Leigh Krehling: The Heart of a Volunteer

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By Shawn Kirkpatrick
Opelika Observer

Working for the city of Opelika isn’t just ‘punching the time clock’ for Community Relations Officer Leigh Krehling. It’s a job she loves, giving back to her community, and she does it with the heart of a volunteer.

Krehling was just awarded Volunteer of the Year by the United Way for her work on the city’s fundraising campaign. “I just feel so honored. I could not have done it without the committee that was behind me,” Krehling added. “I really had a good group of people here at the city that jumped in, rallied and got the competition going. I’m just honored. I really am.”

It all started when Krehling applied for the city position a little more than a year ago. “During my interview, the mayor (Gary Fuller) said, ‘the first thing I want you to do is to raise more money for United Way,’ Krehling said. “I’m challenging you to do better for the city. That’s the number one thing I want you to focus on.”

After she was hired, Krehling immediately set things in motion. She set up a committee, and they started brainstorming about what they could do to raise money. The group decided on a community yard sale, a Fair Share Giving contest and a Penny War.

“We had departments battling it out. Pennies were negative (points), and any nickel, dime or quarter counted as so many points. This went on for about a month,” Krehling explained. “On the last day, there were several departments that thought they had won, and then the police department comes in at the last minute. They had figured out that nickels gave them the most positive points. They came in with like $300 of nickels from their own pot. They hit it out of the park. They beat everyone with like 350,000 points, or something ridiculous.”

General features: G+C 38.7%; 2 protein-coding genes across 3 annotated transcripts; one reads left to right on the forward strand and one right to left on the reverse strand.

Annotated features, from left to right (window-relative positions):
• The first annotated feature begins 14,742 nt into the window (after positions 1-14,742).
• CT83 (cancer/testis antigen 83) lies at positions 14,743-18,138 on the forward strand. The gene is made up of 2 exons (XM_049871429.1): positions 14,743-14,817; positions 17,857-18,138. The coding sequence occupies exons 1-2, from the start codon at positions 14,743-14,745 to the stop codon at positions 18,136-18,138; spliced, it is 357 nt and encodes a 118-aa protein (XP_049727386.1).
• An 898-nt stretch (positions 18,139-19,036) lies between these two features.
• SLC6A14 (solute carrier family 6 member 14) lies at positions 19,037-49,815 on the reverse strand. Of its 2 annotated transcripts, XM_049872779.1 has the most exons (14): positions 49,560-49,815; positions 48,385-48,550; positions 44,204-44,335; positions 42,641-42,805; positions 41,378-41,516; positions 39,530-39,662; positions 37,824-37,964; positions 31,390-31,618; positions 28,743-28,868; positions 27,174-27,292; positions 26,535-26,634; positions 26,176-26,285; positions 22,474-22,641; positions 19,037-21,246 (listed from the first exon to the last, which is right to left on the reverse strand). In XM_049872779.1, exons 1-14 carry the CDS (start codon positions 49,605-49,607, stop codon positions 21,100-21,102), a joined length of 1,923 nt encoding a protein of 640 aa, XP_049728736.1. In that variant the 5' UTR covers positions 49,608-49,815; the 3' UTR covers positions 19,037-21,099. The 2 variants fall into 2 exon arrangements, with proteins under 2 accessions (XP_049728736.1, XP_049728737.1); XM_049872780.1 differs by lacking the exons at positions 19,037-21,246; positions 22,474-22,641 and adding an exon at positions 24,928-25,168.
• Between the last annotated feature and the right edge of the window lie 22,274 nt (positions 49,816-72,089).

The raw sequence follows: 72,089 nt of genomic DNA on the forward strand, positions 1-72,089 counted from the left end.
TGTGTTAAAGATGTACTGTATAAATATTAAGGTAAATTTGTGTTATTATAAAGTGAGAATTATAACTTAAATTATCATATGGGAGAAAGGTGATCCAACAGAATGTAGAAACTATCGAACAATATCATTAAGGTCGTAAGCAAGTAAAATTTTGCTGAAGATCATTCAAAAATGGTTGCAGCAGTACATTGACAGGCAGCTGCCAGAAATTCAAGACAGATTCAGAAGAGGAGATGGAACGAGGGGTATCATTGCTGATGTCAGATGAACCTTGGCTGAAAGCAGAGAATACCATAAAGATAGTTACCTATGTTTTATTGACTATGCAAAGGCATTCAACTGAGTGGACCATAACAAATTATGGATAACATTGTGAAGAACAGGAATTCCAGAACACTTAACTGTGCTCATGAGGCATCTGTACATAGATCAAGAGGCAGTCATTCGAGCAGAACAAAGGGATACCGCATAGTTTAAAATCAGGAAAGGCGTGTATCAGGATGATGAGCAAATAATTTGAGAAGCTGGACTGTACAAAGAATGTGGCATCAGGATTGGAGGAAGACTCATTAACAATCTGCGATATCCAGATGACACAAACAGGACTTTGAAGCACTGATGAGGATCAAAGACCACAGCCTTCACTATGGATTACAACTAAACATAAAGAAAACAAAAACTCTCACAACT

Krehling, along with United Way representatives, also went around to all the city departments to dispel some of the myths about the organization. “People think the executive director makes all this money, that it (money) doesn’t stay local. We tried to dispel the myths that are in people’s minds,” Krehling said.

“Through the two-month campaign, I also sent out emails each week to help educate people. For so long we just lay dormant. We just hoped people gave money. I really tried to stay in front of people.”

When it was all said and done, Krehling, with the help of city departments, raised more than $30,000 for United Way. “I was just really excited that we almost doubled our giving,” Krehling said.

While Krehling plans the next campaign for United Way, she is tapping into the needs in Opelika by using her “volunteer heart” to give her time at her son’s schools, to be a bell ringer for The Salvation Army and to help at Jean Dean RIF (Reading Is Fundamental), tapping into the needs in Opelika. “I love giving my time and giving back to my community,” Krehling said.

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